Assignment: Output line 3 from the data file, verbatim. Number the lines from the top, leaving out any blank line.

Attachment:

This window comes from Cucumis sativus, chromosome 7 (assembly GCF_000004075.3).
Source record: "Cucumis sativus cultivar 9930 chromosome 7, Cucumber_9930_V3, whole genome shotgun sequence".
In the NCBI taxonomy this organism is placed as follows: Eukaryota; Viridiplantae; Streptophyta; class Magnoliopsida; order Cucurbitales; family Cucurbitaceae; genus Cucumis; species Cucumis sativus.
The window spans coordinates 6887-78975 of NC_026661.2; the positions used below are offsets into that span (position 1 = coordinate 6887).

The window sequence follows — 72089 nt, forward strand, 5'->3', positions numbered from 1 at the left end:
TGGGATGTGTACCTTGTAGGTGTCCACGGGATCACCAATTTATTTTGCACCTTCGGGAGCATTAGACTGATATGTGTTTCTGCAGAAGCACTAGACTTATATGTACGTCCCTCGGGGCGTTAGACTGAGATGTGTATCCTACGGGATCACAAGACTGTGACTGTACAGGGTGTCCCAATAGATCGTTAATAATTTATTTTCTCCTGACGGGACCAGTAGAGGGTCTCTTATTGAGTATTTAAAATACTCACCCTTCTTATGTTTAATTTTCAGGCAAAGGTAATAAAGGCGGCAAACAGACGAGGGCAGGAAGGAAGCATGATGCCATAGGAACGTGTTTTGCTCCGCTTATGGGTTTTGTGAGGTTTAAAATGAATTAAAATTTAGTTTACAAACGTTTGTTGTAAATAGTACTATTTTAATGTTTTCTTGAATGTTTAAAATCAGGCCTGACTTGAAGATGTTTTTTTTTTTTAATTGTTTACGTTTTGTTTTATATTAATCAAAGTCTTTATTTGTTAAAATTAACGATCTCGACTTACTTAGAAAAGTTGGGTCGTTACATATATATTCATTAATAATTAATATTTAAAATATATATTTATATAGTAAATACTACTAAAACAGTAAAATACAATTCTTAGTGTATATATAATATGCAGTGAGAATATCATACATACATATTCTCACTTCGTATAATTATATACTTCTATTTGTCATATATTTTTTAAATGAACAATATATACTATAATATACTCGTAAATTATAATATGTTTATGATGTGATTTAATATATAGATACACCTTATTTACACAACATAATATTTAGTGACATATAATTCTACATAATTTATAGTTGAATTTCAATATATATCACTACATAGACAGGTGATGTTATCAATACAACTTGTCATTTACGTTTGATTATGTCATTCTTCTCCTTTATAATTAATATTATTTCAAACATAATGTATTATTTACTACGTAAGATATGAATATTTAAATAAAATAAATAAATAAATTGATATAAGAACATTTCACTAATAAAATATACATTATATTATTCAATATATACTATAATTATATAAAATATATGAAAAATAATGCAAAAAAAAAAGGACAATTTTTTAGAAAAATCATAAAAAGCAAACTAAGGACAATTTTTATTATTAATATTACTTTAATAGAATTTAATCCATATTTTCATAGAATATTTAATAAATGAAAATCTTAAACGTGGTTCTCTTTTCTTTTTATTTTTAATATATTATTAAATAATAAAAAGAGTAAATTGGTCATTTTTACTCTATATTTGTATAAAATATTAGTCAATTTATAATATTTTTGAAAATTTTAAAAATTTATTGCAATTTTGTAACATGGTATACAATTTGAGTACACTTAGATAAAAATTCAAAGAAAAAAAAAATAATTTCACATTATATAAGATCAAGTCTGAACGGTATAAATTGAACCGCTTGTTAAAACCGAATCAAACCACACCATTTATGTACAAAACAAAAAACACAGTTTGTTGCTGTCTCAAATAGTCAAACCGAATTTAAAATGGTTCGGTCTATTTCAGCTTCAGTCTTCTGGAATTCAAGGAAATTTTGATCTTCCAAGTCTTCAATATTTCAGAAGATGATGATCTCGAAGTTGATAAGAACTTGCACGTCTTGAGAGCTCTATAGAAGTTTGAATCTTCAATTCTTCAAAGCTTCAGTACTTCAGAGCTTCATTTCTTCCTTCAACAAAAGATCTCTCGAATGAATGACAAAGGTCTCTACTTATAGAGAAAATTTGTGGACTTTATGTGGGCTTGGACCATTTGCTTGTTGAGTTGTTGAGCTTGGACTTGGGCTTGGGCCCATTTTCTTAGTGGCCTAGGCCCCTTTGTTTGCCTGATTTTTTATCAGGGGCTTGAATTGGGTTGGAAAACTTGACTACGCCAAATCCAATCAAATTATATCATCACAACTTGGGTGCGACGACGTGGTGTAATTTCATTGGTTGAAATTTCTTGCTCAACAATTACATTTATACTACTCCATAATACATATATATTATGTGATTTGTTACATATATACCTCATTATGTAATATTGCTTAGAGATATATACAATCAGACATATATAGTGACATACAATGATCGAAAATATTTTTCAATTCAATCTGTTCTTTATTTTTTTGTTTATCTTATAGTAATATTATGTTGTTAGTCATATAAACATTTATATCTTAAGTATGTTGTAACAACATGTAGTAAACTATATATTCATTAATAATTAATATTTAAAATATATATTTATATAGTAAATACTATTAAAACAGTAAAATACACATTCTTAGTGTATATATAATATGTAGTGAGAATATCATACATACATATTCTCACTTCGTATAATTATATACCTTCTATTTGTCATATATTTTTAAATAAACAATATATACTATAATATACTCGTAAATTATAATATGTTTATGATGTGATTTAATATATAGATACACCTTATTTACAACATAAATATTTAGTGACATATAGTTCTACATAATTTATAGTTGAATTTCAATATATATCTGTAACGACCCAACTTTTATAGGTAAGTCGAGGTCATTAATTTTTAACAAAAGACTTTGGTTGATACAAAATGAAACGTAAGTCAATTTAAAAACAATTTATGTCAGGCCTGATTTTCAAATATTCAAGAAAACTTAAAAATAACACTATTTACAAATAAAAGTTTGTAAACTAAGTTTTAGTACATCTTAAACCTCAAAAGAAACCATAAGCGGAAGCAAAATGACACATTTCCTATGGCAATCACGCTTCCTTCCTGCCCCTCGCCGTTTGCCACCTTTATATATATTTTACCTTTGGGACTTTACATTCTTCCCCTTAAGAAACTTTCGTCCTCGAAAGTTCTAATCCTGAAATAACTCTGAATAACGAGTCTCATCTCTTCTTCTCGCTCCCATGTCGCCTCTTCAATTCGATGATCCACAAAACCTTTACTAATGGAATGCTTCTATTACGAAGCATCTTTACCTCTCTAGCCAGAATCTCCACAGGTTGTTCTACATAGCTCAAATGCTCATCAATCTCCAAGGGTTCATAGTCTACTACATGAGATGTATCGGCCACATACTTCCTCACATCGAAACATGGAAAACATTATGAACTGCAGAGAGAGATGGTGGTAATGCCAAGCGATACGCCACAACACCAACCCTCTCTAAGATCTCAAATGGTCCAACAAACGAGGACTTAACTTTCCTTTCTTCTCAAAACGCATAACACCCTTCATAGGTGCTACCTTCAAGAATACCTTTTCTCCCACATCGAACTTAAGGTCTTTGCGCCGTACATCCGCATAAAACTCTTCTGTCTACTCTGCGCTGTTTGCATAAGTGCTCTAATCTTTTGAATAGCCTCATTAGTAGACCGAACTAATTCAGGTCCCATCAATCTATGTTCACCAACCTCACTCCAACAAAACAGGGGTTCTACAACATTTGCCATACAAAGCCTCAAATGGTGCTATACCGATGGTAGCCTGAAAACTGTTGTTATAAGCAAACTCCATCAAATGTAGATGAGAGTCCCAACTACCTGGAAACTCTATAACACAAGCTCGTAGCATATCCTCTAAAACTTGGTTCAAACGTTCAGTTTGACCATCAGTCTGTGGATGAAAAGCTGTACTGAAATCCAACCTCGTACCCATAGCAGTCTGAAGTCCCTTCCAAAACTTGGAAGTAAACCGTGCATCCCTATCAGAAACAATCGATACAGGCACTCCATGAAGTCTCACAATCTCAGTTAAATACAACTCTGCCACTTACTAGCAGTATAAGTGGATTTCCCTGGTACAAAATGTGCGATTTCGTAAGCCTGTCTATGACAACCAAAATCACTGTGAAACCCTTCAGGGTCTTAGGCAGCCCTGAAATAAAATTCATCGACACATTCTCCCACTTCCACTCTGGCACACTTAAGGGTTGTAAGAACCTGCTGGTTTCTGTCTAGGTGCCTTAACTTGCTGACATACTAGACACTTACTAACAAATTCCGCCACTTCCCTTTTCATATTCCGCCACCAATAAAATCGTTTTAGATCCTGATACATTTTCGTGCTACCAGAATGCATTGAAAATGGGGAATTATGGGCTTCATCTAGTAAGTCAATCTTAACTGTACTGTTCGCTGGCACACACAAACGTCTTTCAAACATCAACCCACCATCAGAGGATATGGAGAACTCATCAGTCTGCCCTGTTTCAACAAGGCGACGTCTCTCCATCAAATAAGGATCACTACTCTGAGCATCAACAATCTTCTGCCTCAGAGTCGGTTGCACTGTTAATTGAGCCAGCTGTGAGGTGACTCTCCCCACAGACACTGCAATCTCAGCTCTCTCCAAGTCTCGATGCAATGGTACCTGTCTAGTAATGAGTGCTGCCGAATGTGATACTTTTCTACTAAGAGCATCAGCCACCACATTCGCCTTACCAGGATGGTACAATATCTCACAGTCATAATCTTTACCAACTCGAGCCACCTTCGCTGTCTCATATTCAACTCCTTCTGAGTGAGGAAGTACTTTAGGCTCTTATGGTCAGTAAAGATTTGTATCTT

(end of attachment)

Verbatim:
In the NCBI taxonomy this organism is placed as follows: Eukaryota; Viridiplantae; Streptophyta; class Magnoliopsida; order Cucurbitales; family Cucurbitaceae; genus Cucumis; species Cucumis sativus.